Victoria’s Secret, beset by falling sales and uncomfortable questions about its billionaire owner who has run the company for four decades, is being sold.
The company’s owner, L Brands, said private-equity firm Sycamore Brands will buy 55% of Victoria’s Secret for about $525 million. The Columbus, Ohio-based company will keep the remaining 45% stake.
Shares of L Brands slid 12% in premarket trading Thursday.
The selling price signifies a marked decline for a brand with more than 1,100 stores that booked about $7 billion in revenue last year.
Sales at its stores are in decline because competition is increasing and tastes are changing. Victoria’s Secret suffered a 12% drop in same-store sales during the most recent holiday season. L Brands said Thursday that same-store sales declined 10% at Victoria’s Secret during the fourth quarter.
Sycamore has about $10 billion in assets under management. The firm’s investment portfolio includes retailers such as Belk, Coldwater Creek, Hot Topic and Talbots.
Victoria’s Secret was founded in 1977 in San Francisco by entrepreneur Roy Raymond and acquired by Wexner for $1 million in 1982. The retailer has eight mall-based stores in the Indianapolis area.
At its peak, the underwear and lingerie brand was known for its catalog filled with supermodels and a glitzy annual television special that mixed fashion, models and music. Amidst its struggles, Victoria’s Secret sales have continued to erode, the show has been pulled from network television and its stock, which traded at close to $100 in 2015, now trades at around $24.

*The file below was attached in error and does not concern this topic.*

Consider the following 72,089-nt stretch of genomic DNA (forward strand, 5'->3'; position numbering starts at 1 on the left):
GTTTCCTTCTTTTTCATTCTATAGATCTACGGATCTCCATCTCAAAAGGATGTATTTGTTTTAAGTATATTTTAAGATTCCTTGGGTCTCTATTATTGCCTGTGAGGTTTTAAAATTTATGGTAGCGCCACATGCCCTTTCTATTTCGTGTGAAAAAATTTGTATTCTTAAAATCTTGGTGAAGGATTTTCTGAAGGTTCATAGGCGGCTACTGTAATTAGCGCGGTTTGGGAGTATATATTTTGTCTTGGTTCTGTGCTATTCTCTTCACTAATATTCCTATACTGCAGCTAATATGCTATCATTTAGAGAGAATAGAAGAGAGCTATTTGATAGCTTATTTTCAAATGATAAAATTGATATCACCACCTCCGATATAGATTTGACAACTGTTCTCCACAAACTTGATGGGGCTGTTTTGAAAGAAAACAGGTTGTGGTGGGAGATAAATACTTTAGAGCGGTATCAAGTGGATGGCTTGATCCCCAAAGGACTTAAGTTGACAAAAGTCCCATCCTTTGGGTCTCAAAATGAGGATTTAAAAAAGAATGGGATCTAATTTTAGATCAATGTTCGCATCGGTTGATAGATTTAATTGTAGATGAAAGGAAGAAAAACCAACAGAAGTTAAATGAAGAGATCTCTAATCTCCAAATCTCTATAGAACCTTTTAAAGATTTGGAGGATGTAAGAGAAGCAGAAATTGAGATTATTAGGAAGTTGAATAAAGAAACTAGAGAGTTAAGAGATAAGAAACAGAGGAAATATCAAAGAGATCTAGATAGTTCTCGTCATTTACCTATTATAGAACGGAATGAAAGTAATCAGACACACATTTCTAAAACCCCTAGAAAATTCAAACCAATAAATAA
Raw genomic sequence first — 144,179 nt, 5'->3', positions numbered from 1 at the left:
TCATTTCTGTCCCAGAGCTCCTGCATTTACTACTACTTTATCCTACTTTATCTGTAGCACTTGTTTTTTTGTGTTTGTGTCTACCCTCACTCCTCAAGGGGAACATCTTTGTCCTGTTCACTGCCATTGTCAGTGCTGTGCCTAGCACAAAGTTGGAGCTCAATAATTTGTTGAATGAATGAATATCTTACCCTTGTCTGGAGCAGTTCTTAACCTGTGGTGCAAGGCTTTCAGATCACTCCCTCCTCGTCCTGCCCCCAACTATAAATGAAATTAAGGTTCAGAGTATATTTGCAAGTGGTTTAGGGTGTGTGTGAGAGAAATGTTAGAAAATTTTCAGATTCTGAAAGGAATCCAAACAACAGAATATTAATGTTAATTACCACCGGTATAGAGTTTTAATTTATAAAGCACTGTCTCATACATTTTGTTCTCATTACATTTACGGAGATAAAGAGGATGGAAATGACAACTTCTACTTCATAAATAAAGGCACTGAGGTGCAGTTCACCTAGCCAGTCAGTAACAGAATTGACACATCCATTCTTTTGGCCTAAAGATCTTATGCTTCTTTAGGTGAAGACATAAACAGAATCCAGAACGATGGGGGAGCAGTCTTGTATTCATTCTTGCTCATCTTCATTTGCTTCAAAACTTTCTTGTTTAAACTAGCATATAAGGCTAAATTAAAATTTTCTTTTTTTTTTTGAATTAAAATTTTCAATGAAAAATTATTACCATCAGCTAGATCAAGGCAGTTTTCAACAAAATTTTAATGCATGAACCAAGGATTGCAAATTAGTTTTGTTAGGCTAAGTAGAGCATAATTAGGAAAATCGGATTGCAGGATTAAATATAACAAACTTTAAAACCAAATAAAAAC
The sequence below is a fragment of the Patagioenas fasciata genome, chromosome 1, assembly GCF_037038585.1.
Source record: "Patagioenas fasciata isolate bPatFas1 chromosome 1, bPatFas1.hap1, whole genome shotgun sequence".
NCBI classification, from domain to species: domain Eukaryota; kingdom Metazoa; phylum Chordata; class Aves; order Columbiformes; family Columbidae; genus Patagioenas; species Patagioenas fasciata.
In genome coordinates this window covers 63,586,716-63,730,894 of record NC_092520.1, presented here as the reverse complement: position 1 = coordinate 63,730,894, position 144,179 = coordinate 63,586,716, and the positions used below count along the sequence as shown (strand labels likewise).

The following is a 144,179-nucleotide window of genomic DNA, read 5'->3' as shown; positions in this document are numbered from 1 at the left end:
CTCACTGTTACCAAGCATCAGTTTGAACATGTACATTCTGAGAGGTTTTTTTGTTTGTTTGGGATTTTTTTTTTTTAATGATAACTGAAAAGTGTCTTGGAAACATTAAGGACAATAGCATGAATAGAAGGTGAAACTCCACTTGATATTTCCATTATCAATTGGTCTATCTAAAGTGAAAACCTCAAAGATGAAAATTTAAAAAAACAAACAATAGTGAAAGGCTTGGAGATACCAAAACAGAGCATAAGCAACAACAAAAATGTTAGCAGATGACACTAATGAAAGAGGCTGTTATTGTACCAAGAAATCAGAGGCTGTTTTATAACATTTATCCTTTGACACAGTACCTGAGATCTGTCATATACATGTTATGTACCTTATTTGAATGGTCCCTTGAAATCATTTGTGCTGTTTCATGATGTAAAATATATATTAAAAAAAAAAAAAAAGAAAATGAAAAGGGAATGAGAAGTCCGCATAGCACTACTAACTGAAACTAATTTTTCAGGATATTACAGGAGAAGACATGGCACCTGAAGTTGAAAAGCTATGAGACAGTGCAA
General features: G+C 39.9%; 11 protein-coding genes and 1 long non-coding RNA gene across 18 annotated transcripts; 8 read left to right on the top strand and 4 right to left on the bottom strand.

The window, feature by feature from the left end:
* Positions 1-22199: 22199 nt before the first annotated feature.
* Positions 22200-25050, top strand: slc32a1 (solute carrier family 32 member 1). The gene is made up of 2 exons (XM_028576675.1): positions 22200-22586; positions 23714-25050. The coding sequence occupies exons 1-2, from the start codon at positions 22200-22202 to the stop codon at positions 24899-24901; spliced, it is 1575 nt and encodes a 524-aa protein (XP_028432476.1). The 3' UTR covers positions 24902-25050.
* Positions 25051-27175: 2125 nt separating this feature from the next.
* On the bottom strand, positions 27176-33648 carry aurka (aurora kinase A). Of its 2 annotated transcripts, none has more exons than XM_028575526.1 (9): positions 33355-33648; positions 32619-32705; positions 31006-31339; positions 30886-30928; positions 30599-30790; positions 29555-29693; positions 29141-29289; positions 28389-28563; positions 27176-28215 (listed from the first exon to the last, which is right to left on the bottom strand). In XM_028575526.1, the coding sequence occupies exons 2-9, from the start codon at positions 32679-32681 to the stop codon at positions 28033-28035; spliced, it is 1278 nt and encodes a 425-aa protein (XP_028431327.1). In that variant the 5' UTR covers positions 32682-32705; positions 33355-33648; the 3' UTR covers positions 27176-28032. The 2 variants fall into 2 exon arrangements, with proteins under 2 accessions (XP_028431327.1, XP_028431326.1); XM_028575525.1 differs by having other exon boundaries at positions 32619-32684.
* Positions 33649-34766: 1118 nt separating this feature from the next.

“We believe the separation of Victoria’s Secret Lingerie, Victoria’s Secret Beauty and Pink into a privately held company provides the best path to restoring these businesses to their historic levels of profitability and growth, ” said Wexner in a prepared statement. “Sycamore, which has deep experience in the retail industry and a superior track record of success, will bring a fresh perspective and greater focus to the business.”
Sales at Victoria’s Secret stores are in decline because competition is increasing and tastes are changing. Rivals like Adore Me and ThirdLove, which have sprouted up online, offer more options for diverse body types.
L Brands has also come under scrutiny because its CEO, Les Wexner, has ties to the late financier Jeffrey Epstein, who was indicted on sex-trafficking charges.
Epstein started managing Wexner’s money in the late 1980s and helped straighten out the finances for a real estate development backed by Wexner in a wealthy suburb of Columbus. Wexner has said he completely severed ties with Epstein nearly 12 years ago and accused him of misappropriating “vast sums” of his fortune.
Wexner offered an apology at the opening address of L Brands’ annual investor day in Columbus last fall, saying he was “embarrassed” by his former ties with Epstein.
Wexner will step down after the transaction is completed and become chairman emeritus.
Wexner is the longest-serving CEO of an S&P 500 company. He founded what would eventually become L Brands in 1963 with The Limited retail store, according to the company’s website. Wexner owns approximately 16.71% of L Brands, according to FactSet.